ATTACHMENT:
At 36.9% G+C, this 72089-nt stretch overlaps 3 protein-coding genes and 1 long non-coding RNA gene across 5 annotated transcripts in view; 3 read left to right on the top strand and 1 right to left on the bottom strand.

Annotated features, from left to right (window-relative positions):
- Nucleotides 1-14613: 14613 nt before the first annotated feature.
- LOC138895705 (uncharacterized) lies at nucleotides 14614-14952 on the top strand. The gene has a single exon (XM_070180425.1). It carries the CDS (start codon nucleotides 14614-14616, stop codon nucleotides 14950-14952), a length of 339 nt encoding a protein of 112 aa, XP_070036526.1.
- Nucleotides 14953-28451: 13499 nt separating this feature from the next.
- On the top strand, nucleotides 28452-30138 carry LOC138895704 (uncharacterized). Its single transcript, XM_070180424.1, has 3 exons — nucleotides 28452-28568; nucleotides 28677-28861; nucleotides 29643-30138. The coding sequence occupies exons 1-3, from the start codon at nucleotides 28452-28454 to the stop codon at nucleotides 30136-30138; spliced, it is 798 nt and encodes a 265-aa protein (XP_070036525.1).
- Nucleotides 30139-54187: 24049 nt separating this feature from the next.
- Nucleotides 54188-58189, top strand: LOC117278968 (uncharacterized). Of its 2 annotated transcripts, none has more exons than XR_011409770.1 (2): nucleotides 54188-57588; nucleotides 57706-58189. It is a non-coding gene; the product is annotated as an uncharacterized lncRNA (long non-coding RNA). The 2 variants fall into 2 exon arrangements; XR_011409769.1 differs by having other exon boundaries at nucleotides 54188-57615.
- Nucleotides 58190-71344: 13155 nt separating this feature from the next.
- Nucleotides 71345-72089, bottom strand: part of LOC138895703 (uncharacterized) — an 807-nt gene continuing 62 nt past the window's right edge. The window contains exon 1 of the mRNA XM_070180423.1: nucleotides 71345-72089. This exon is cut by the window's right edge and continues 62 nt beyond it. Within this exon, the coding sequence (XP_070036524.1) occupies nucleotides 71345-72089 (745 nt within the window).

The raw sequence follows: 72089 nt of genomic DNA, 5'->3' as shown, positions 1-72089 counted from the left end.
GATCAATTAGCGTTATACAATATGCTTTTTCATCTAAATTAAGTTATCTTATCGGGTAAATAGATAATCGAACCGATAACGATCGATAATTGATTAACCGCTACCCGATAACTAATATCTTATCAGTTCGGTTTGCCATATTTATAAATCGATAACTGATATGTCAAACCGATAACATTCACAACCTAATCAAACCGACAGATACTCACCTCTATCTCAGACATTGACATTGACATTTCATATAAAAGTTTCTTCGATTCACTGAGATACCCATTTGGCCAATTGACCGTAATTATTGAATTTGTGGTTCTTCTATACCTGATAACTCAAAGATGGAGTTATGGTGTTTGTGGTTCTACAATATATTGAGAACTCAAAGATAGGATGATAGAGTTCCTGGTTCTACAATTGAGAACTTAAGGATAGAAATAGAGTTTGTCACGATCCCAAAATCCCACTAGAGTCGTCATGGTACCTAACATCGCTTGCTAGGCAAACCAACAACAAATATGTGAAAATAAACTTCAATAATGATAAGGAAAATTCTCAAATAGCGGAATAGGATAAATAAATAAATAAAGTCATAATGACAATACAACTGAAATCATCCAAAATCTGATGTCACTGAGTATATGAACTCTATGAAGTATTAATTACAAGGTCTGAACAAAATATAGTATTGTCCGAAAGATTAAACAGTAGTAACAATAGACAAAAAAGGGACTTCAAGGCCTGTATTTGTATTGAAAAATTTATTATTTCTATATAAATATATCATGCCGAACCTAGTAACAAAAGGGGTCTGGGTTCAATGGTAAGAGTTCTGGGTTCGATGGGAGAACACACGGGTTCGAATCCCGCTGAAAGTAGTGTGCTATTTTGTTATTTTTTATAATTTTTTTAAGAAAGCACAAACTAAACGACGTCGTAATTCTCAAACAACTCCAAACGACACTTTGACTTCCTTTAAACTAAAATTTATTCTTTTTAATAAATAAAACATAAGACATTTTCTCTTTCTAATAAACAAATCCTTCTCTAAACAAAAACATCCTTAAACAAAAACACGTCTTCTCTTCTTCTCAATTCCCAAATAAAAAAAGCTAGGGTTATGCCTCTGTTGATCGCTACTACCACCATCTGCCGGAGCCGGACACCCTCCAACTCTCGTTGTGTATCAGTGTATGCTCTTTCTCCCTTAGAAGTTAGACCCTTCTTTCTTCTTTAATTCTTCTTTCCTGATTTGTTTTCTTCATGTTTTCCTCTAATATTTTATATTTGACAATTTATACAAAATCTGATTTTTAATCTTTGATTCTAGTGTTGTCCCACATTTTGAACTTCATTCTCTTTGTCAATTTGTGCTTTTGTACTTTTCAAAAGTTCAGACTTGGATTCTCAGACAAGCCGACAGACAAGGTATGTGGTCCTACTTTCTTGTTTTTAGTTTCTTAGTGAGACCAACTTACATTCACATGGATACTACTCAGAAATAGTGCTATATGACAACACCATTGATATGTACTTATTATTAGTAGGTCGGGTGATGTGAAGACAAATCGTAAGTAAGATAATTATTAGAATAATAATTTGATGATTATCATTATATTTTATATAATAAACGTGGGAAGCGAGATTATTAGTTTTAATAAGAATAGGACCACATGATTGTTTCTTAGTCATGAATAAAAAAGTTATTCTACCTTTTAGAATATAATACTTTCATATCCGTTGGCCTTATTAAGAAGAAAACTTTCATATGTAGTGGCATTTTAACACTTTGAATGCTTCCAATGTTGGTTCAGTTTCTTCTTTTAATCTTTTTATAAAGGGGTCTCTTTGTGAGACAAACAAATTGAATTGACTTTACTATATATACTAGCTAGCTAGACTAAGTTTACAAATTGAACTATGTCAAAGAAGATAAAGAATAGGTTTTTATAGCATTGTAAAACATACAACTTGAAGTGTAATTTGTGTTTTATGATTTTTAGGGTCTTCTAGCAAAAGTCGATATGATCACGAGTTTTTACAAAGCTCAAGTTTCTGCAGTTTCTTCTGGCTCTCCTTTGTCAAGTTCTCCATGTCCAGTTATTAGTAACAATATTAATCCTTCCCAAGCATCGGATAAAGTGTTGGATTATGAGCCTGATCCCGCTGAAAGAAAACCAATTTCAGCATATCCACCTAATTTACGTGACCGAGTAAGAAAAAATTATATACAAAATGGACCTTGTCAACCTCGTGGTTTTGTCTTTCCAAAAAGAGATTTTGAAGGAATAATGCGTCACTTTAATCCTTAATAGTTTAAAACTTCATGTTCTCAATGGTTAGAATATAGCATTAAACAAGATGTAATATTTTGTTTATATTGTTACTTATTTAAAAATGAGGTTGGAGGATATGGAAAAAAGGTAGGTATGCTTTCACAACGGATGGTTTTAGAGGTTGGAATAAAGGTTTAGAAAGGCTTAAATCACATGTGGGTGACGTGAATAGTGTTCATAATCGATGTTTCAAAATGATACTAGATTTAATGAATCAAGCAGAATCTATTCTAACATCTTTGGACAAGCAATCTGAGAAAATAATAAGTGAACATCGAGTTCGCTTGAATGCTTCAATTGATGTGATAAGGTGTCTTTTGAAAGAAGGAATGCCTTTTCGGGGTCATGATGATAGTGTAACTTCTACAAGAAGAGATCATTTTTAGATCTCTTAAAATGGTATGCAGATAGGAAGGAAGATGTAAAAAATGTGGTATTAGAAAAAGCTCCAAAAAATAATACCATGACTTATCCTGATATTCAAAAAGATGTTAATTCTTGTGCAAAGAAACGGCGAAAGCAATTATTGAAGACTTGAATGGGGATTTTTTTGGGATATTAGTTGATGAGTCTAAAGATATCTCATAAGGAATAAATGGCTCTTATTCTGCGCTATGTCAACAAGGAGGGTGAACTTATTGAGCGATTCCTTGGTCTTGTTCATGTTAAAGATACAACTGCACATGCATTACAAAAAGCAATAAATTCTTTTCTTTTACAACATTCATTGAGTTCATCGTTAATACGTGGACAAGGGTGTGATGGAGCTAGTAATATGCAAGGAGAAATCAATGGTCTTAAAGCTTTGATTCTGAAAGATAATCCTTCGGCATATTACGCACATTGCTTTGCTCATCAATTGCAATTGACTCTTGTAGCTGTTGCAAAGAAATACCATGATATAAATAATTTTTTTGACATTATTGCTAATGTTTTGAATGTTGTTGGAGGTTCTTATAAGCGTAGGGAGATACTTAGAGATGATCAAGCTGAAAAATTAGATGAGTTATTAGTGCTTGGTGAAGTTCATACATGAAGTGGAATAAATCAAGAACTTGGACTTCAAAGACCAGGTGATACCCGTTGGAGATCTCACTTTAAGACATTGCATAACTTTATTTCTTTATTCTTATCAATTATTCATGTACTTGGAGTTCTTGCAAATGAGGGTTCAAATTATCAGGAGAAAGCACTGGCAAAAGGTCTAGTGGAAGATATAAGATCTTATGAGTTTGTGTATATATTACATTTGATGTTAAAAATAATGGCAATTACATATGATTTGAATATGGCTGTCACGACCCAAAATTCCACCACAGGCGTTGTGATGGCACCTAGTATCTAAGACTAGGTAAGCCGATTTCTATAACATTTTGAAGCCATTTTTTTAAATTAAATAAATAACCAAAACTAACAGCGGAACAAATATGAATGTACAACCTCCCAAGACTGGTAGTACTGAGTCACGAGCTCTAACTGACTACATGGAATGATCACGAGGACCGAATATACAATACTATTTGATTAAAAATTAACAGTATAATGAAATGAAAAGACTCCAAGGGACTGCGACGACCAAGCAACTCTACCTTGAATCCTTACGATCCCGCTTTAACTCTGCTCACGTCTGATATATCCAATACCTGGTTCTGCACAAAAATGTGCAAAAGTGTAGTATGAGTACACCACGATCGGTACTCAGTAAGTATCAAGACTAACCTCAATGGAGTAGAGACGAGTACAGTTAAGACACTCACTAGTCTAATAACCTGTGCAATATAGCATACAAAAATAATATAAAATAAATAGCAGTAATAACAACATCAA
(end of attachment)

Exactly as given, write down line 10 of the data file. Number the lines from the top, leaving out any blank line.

- Nucleotides 71345-72089, bottom strand: part of LOC138895703 (uncharacterized) — an 807-nt gene continuing 62 nt past the window's right edge. The window contains exon 1 of the mRNA XM_070180423.1: nucleotides 71345-72089. This exon is cut by the window's right edge and continues 62 nt beyond it. Within this exon, the coding sequence (XP_070036524.1) occupies nucleotides 71345-72089 (745 nt within the window).